The website Agrimoney.com has published an assessment of the soya commodity sector in 2012, with a range of analysts’ views on prospects for 2013. It notes that soybean prices in 2012 proved highly volatile, “soaring to a record high…in September when fears for the drought-hit US crop were at their height”, and subsequently falling sharply when US production was less severely affected than expected and Chinese import demand softened. Nevertheless, by the end of the year, prices were 20% higher than at the start of the year with, according to Commerzbank, a moderate supply overhang of 8 million tonnes.
Commerzbank expects soybean prices to fall gradually throughout 2013, losing 7% of their value over the year. Rabobank for its part sees soybean prices falling by 12% over the course of the year, while Société Générale sees prices falling by 11%. Goldman Sachs anticipates prices falling by 18% from a higher initial price base.
Soybean oil prices performed less well than bean prices, given competition from palm oil. Bean prices were supported by prices for meal, which rose in line with animal feed costs. In addition, the use of soybean oil in bio-diesel production is seen as a key determinant of future soybean oil prices. While new US Environmental Protection Agency regulations are set to see a 28% expansion of bio-diesel production in 2013, most of this increase “will come from feedstock other than soyoil”.
According to initial reports from Rabobank, palm oil was expected to be the strongest performing commodity in 2013, “as Chinese imports and biofuel demand drive prices higher after the sell-off in 2012”. Palm oil prices were forecast by Rabobank “to rise in Q1 2013 as stocks are drawn down from record high levels, before falling later in the year as palm oil and soybean output rebound”.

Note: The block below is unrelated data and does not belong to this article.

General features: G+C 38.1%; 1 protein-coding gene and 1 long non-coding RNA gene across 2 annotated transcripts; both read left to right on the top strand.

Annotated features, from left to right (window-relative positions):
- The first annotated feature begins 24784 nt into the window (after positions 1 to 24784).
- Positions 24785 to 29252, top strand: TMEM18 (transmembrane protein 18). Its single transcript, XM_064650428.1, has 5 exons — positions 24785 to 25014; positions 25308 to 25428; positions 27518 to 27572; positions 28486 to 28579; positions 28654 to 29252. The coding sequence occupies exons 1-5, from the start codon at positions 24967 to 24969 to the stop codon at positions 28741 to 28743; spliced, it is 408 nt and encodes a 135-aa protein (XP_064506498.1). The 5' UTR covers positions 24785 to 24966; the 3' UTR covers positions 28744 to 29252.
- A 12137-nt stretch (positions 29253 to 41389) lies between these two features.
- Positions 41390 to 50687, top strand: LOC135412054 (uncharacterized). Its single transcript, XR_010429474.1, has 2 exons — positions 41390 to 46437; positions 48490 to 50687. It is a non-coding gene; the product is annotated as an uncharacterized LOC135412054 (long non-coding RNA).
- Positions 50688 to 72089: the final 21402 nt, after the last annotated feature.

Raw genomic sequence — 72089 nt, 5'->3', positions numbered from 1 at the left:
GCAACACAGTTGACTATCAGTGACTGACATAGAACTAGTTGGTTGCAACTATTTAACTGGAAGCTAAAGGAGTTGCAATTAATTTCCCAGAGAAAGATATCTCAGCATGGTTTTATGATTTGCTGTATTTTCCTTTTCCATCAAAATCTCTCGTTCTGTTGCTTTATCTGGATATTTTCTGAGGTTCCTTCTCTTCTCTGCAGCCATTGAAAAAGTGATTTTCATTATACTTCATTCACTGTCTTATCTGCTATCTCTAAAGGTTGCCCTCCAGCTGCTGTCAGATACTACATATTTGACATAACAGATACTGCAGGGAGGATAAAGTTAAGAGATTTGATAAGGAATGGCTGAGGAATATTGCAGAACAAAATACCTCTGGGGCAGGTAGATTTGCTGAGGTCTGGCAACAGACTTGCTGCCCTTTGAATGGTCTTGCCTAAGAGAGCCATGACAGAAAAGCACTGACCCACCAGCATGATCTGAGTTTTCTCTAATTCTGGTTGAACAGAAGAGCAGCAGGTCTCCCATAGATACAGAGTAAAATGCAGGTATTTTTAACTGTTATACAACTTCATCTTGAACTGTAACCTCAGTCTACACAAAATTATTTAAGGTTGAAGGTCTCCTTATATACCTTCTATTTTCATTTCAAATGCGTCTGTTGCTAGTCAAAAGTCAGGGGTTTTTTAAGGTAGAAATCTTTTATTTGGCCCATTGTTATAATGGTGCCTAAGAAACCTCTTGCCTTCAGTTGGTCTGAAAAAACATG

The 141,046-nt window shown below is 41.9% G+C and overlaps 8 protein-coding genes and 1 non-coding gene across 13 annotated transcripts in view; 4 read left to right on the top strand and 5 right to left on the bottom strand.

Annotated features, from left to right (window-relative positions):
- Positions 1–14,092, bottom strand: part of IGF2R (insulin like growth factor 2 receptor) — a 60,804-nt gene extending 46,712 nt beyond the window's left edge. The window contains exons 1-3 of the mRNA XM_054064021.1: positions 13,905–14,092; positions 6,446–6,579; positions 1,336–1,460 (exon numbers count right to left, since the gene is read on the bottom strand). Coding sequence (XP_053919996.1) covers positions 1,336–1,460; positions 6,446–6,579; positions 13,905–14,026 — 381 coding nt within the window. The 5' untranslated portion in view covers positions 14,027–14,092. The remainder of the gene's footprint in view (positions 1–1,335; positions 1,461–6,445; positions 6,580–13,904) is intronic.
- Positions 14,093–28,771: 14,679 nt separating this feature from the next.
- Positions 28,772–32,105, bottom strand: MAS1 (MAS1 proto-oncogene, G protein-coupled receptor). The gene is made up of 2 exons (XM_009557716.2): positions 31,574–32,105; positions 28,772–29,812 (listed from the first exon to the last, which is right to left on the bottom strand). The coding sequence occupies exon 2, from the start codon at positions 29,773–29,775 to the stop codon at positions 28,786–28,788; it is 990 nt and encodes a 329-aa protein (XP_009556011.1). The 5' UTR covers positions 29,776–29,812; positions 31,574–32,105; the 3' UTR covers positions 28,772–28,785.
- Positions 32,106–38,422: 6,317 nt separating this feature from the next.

Soya beans: Analysts’ average price projections per quarter for 2013 (US$/bushel, Chicago front future contract)
|Commerzbank||Goldman Sachs||Rabobank||Société Générale|
|Average for 2013||14.10||13.50||-||14.56|
Source: Agrimoney.com, 27December 2012 (see below)
Early in 2013, Rabobank’s forecasts were downgraded, following an increase in Malaysian palm oil stocks to record levels and “uncertainty around future import demand”. While in December 2012 monthly imports of palm oil by China reached record levels, the contribution of palm oil to meeting Chinese demand for vegetable oils is declining (now around 68%, compared to the longer-term average of 75%).
Rabobank considered that the scope for price declines “appears to be limited”: “palm oil prices were $375 a tonne lower than those in soyoil on average last month, and $108 a tonne below those of Brent crude oil, against which vegetable oils are linked by their use in making biodiesel.” This price discount is seen as unsustainable, leading to expectations that the current price gap will narrow.
The significant fall in palm oil prices, down 23% in 2012, had a direct effect on Africa as a net importer of oil crops, in the form of a substantially reduced import bill. However, the reverse of the coin is the increased fragility of local processing industries. The relatively high level of tariff protection offered by CAEMC and WAEMU (the WAEMU common external tariff stands at between 5 and 10% for raw oil and 20% for the refined product) helps to narrow the competitiveness gap with refined oils from Asia, although this is partly undermined by illegal imports.
Analysts differ as to likely trends in palm oil prices during 2013. If the beginning of the year was marked by some optimism, notably in view of the very high price differential between palm oil and soybean oil, a pool of 28 analysts questioned by Reuters predicts that the market could experience a second year of decline, offer exceeding demand. In Indonesia, production could reach 27.5 million tonnes, a rise of 9.1%, while in Malaysia it will continue at a high level (18.9 million tonnes). Malaysia also begins the year with stocks at record levels of more than 2.6 million tonnes. Any reduction in these stocks will be contingent on demand. Although the economy of each of the two main importers, China and India, is expected to recover in 2013 by comparison with 2012, the policy choices of the two states could limit any upturn in demand. India has imposed a tax of 2.5% on its imports of raw palm oil, while China is currently revising its regulations governing oil quality and increasing the number of checks made on shipments. However, Malaysia did agree to remove its export tax on raw palm oil with effect from 1 January 2013, a decision renewed in February.